Dusty Hughes (playwright)

Dusty Hughes (born 16 September 1947)[1] is an English playwright, director and screenwriter of television. In the early seventies he was Theatre Editor of Time Out and helped to establish that magazine’s theatre coverage as an alternative voice. He then joined the Bush Theatre as Artistic Director and with Simon Stokes and Jenny Topper developed it as a venue for new writing and directed new plays by Snoo Wilson, Tony Bicat, Julia Kearsley, Kurt Vonnegut, Howard Barker, Ron Hutchinson and Ken Campbell.

Early life

Hughes was born in Boston, Lincolnshire the son of Harold Hughes a schoolmaster and Peggy (née Holland) a marriage guidance counsellor and youth theatre producer. Hughes was educated at Queen Elizabeth Grammar School, Wakefield and Trinity Hall, Cambridge. At Cambridge he was a member of Footlights where he appeared in the revue “Supernatural Gas” (directed by Clive James) as Tsar Nicolas II and a seven foot high HP Sauce bottle. He is thinly disguised in James’s autobiography May Week Was In June as Rusty Gates.


In 1980 his first play Commitments (which preceded the unrelated Roddy Doyle novel and subsequent film of the same name) won him the London Theatre Critics Most Promising Playwright Award. His subsequents plays have been seen at the National Theatre, The Royal Shakespeare Company in Stratford and London, The Royal Court, Hampstead Theatre, The Traverse Theatre, Edinburgh, The Bush, the Donmar and in the West End as well as in Europe and America.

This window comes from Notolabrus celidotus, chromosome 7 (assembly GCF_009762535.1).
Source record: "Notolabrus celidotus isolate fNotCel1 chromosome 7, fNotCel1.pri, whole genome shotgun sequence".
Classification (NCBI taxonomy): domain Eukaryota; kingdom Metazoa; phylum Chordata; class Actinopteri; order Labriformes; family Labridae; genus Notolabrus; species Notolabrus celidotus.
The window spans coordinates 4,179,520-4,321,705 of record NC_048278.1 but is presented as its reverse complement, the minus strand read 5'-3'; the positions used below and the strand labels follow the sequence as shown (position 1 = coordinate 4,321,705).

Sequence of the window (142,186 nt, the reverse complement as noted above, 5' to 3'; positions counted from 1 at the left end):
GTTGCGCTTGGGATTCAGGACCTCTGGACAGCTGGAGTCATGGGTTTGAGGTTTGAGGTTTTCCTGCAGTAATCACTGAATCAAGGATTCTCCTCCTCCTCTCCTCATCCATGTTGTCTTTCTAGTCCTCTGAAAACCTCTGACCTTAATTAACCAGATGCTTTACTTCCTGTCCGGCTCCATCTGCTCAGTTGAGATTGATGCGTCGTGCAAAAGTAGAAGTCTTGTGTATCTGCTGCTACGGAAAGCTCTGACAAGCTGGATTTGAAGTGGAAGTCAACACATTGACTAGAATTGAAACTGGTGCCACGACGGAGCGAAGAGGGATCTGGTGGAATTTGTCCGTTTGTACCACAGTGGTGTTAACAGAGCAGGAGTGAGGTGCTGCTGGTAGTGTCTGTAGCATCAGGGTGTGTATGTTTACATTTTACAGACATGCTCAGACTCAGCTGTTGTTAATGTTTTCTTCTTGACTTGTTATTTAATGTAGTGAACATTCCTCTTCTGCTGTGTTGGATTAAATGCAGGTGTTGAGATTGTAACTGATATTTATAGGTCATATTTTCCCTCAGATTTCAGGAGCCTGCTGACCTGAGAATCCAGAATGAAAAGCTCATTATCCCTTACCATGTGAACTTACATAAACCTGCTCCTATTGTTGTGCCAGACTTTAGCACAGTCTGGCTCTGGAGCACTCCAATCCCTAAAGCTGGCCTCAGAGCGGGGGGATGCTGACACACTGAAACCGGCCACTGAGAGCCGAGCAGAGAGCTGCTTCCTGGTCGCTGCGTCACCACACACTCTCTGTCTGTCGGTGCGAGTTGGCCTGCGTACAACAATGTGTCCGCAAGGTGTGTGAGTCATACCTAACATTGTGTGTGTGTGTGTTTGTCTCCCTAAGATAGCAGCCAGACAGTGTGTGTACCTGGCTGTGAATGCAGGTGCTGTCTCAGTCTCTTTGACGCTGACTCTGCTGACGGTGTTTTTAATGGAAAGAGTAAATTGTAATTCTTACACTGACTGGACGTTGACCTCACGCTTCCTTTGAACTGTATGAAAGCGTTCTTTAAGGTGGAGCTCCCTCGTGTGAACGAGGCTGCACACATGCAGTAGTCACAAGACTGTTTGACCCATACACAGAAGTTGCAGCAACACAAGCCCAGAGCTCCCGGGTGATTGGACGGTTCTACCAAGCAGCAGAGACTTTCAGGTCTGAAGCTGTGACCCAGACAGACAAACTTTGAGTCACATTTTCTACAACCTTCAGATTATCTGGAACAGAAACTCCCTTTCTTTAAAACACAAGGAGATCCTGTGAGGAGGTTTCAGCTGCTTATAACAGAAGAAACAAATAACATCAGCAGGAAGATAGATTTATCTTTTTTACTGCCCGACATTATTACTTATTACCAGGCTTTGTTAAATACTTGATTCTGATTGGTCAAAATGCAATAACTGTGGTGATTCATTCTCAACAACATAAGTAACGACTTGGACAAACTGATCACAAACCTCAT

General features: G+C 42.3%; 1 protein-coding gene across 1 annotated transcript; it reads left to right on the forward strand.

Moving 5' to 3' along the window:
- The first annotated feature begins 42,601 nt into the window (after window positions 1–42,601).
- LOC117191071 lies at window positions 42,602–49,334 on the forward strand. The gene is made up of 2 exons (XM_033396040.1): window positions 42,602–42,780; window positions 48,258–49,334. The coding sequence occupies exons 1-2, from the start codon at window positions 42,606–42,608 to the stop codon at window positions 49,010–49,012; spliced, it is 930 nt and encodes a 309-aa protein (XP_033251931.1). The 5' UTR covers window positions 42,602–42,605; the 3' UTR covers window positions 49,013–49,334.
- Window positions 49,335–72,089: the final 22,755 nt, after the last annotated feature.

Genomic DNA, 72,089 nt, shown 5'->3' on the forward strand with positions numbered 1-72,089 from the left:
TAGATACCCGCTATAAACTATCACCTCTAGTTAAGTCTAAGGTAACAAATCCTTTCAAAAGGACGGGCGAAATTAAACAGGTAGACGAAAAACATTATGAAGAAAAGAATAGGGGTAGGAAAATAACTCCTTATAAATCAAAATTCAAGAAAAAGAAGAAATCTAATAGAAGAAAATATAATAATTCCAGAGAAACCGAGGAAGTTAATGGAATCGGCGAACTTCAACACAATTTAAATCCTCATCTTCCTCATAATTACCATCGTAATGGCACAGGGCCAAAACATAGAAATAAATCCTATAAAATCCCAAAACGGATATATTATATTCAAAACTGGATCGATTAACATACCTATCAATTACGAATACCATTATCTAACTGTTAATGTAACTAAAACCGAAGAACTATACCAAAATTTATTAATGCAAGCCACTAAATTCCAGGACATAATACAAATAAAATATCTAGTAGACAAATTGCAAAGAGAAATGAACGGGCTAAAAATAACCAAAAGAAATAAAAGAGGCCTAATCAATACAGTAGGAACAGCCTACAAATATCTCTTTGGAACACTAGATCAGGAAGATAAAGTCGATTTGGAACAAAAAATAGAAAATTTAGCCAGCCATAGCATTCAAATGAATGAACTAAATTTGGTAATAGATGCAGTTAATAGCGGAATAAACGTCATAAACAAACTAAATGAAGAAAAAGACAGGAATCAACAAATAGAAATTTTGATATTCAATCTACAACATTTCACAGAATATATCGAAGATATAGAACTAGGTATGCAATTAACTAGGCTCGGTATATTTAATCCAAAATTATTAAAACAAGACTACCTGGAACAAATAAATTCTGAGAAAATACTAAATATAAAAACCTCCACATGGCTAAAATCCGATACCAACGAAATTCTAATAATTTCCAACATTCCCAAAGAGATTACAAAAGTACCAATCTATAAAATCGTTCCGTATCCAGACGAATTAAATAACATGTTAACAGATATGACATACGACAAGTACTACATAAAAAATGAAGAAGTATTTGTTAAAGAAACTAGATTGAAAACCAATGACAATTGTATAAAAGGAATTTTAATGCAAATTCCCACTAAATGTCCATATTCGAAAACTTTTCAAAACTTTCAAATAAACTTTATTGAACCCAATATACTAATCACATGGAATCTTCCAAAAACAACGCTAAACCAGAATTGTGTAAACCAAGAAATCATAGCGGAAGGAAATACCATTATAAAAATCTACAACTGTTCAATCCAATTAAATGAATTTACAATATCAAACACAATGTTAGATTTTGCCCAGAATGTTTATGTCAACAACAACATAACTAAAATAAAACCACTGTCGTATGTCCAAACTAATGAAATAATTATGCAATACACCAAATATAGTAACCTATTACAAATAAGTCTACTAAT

He has worked extensively in television. He was joint winner of the Writer’s Guild Award for Best Drama Series for Between The Lines and created The Brief for ITV as well as adapting Joseph Conrad’s The Secret Agent for BBC1. He has also written for many other series including Silent Witness, Lewis and most recently, the BBC’s swashbuckling series The Musketeers.


  • Grrr Edinburgh, 1968
  • In At The Death, Bush Theatre, London, 1978
  • Commitments Bush Theatre, London, 1980
  • Heaven and Hell Edinburgh, 1981
  • Breach Of The Peace, Bush Theatre, London, 1982
  • Moliere; or, The Union Of Hypocrites, Stratford-on-Avon, 1982
  • Bad Language, Hampstead Theatre, London, 1983
  • Philistines, Stratford-on-Avon, 1985
  • Futurists Cottesloe Theatre, National Theatre, 1986, directed by Richard Eyre. Published script ISBN 0-571-13778-4
  • Jenkin's Ear Royal Court Theatre, London. 1987, Published script ISBN 0-571-14565-5
  • Metropolis Piccadilly Theatre, London, 1989, (a musical based on Fritz Lang's 1927 silent movie Metropolis) [1]
  • A Slip of the Tongue Steppenwolf Theatre, Chicago, 1992
  • Helpless Donmar Warehouse Theatre, London, 2000, directed by Robin Lefevre.[2][3]




  1. ^ "Birthdays". The Guardian. Guardian News & Media. 15 Sep 2014. p. 35.
  2. ^ "Archived copy". Archived from the original on 2012-10-20. Retrieved 2011-07-14.CS1 maint: archived copy as title (link)
  3. ^ http://www.doollee.com/PlaywrightsH/hughes-dusty.html

External links

  • Dusty Hughes on IMDb
  • John Stanley Bull, British and Irish dramatists since World War II.: Second series, Gale Group, 2001

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